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Girdling is a killer
When rabbits and voles (meadow mice) gnaw on tree trunks and
shrub canes during winter, those parts of the plant may die right
away -- simply not leaf out.
If the damage is extensive without completely circling a stem,
the leaves may grow only to wilt suddenly and die a few weeks later
or during the first hot spell of summer. That's because the
critters' gnawing stripped away the cambium, breaking the path
starch (energy) must take to flow from leaf to root. Sans cambium
the foliage can grow, because it uses water coming up through the
woody xylem of the canes. However, those leaves cannot repay the
favor by nourishing the roots. So the roots starve, then foliage
and wood die, too.
Strategy for controlling animal damage
This viburnum (below, left) has been stripped of
cambium. We'll cut the canes back (for the second year in a row) to
see if the plant has the energy for yet another comeback. (To see
rabbit chewed burning bush cut back, see Remedy rabbit
Our strategy in this garden has been capitulation plus removal
of target plants and replanting with non-food species. All other
options -- animal trapping, fencing and the use of repellents --
have been vetoed by the owners. Per that strategy, since this
viburnum can't provide us with flowers when it's cut back annually,
we'll dig it out and plant an unpalatable substitute, such as
elderberry (Sambucus nigra).
Nearby (above right), rabbits nipped off all this
weigela's canes, except one. We could leave that branch to bloom
but it would only look silly. We'll cut it back to the ground to
match the others, and accept just one late-season bloom from this
plant. Too bad, since without rabbits we normally manage weigela to
bloom twice per year.
Voles -- also called meadow mice -- tend to do their damage at
the very base of a trunk, or even just below the soil line where
roots meet trunk. They're as effective as rabbits at girdling a
plant but because the damage they do can be more easily overlooked,
the plant's death may seem more mysterious. (Control measures for
voles in Growing
Right: Only when we cleared mulch and soil away from the
tree's trunk could we see the bark had been gnawed by
Far right: Rabbit chewing is usually much easier to
Specialized grafting called bridge grafting can reconnect the
cambium above and below girdling damage. For a very special tree it
may be worth looking into, but don't expect to hire it done. (See
Deer tend to browse higher than rabbits although both critters
may favor the same plants.
Above, left: The base of this hedge is bare from deer
Above, right: Gardeners should learn to recognize animal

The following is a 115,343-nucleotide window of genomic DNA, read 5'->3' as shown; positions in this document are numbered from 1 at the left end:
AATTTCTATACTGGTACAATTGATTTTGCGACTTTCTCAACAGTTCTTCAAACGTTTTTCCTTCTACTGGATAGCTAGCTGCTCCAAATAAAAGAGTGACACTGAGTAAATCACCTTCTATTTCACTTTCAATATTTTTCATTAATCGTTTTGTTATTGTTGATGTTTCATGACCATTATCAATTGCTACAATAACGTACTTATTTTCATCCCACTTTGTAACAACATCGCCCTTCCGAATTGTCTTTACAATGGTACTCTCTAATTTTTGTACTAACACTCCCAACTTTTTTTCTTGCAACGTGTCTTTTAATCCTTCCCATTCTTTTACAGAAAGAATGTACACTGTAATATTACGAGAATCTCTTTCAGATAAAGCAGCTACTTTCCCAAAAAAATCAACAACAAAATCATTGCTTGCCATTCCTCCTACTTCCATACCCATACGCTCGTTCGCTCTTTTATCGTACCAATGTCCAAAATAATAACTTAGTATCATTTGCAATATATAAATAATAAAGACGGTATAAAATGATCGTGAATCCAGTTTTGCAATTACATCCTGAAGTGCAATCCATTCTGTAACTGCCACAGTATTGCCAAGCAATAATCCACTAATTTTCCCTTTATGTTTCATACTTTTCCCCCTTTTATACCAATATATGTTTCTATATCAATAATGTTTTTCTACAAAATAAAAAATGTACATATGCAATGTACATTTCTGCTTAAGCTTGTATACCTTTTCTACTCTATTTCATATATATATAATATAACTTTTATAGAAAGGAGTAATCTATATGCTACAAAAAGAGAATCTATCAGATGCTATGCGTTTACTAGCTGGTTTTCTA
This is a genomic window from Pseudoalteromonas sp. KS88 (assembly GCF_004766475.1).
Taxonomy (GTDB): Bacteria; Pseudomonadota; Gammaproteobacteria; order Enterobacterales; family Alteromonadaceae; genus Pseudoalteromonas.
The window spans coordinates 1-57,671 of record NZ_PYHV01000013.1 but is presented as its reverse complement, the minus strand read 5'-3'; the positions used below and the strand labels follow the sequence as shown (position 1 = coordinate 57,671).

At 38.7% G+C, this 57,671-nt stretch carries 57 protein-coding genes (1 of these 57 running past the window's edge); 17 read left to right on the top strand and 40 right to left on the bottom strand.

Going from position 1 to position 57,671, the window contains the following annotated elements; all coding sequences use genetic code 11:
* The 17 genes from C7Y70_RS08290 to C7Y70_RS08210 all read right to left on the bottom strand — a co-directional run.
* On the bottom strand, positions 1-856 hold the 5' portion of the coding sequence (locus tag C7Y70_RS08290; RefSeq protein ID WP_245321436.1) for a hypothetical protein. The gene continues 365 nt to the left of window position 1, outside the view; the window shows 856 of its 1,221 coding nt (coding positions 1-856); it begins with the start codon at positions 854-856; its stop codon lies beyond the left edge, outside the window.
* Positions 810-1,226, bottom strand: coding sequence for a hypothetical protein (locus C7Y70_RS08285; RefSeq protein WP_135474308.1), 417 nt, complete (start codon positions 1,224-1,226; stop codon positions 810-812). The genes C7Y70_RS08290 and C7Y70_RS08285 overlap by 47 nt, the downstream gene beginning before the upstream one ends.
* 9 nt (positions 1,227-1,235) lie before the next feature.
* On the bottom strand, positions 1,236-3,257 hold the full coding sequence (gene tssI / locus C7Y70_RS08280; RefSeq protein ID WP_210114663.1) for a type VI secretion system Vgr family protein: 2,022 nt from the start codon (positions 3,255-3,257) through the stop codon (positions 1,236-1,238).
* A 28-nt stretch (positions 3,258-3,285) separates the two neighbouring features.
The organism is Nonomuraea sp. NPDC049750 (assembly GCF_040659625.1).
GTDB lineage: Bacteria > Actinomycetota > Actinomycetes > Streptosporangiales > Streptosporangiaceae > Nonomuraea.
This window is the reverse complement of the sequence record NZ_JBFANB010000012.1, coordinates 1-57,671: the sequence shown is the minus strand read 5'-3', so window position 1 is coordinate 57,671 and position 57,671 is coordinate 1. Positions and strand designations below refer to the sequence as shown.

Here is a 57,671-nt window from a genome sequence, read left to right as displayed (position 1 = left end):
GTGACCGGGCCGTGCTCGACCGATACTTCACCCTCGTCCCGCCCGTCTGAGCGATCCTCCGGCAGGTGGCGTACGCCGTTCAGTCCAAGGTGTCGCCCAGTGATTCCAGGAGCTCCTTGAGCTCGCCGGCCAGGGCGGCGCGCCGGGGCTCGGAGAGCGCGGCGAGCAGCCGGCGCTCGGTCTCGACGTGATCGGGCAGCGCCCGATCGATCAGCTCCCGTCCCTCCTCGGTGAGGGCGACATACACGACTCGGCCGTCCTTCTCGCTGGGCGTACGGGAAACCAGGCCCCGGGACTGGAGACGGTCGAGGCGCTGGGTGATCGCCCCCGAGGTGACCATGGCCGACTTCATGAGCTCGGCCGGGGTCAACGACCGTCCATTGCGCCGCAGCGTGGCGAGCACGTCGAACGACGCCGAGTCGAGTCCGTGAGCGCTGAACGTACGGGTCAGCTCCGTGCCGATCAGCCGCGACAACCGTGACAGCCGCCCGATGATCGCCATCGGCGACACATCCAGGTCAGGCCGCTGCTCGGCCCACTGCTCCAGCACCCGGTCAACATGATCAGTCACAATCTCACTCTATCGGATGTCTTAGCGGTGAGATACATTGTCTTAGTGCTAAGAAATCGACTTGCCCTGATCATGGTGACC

damage in early stages, and exclude or repel the culprits. Do you
see where browsing has begun on this arborvitae?
Below: Yes, there's the deer sign.
Below, left: Deer have an overbite so the stems they feed on
tend to have one ragged edge. Below, right: By comparison, rabbits
make very clean cuts.
Other signs distinguish between garden-raiding critters, such as
deer's triangular hoof prints and deer droppings. (a.k.a. manure, dung,
These arbs (right, arborvitae or eastern cedars,
Thuja occidentalis) have not discolored from winter cold,
by the way. It's normal for this variety for the most exposed
foliage to become bronze as its internal chemistry changes to
protect cell fluids from freezing. It will become green again as
the weather warms and days lengthen.
Focus, not flowers!
We sometimes miss animal damage because we're starved for color
and distracted by flowers in spring. For instance, we almost missed
the new chewing on this spring witchhazel (Hamamelis x
mollis 'Arnold Promise').
We watch for patterns in animal damage, to help prevent
recurrence. These two spicebushes (below, Lindera benzoin,
a yellow flowered, spring blooming native) were the same size last
year. Look carefully. (We know; it is hard to see bare canes
against mulch in spring!) See how much more of the far spicebush
has been eaten?
Notice, too, that it's the spicebush closest to the junipers
that's been most heavily browsed. Rabbits are skittish creatures
that stick close to cover. A fence with very small openings along
the edge of the junipers may do as much to protect the spicebushes
as caging around each bush. Use rabbit hutch wire, or hardware
cloth; rabbits can squeeze through chicken wire opening.
So look down for scrapes, rabbit- or deer dung, and hoof prints
as you assess the winter's toll. We know a specimen such as this
weeping white pine (at right, Pinus strobus 'Pendula') may
be your special love and so you worry about its unusually pale
foliage. Still, try to look over everything. If you lose those
shrubs in the background (below), it may ruin your view of
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